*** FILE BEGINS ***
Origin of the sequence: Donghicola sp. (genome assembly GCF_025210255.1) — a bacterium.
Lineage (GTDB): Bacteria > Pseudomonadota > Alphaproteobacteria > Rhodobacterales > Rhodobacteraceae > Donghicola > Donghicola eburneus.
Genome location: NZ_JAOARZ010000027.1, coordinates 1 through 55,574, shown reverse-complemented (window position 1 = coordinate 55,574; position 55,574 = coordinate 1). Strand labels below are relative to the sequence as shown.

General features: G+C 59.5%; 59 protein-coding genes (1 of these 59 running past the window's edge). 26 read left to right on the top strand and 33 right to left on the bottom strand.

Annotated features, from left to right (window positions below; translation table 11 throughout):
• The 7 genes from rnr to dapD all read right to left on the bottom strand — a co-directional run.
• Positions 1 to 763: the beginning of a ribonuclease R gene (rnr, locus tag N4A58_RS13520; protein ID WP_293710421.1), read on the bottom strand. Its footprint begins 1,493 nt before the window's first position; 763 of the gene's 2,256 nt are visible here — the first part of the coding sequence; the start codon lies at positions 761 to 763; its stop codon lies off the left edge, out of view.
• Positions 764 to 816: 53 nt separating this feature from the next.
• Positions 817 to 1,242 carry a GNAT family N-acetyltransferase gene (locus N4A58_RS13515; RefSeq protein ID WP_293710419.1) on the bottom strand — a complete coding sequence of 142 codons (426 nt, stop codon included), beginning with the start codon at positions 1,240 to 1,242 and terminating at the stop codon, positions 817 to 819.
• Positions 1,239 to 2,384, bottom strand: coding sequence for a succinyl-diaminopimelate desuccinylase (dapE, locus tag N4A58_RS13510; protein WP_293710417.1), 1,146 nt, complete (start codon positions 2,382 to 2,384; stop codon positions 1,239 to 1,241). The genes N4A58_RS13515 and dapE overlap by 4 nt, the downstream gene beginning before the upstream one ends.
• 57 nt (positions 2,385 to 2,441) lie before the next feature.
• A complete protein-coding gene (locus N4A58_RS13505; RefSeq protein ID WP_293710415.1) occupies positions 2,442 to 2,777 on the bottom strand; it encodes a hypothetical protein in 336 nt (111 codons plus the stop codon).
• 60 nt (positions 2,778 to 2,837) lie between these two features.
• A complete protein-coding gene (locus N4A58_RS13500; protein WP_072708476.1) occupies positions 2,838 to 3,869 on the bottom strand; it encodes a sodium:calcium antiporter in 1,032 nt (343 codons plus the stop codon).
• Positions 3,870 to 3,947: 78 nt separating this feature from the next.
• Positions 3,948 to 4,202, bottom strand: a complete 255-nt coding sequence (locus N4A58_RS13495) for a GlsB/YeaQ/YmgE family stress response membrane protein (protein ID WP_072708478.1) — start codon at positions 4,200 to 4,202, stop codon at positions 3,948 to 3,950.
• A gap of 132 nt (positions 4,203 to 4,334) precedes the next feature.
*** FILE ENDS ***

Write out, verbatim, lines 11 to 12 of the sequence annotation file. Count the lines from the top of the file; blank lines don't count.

• 57 nt (positions 2,385 to 2,441) lie before the next feature.
• A complete protein-coding gene (locus N4A58_RS13505; RefSeq protein ID WP_293710415.1) occupies positions 2,442 to 2,777 on the bottom strand; it encodes a hypothetical protein in 336 nt (111 codons plus the stop codon).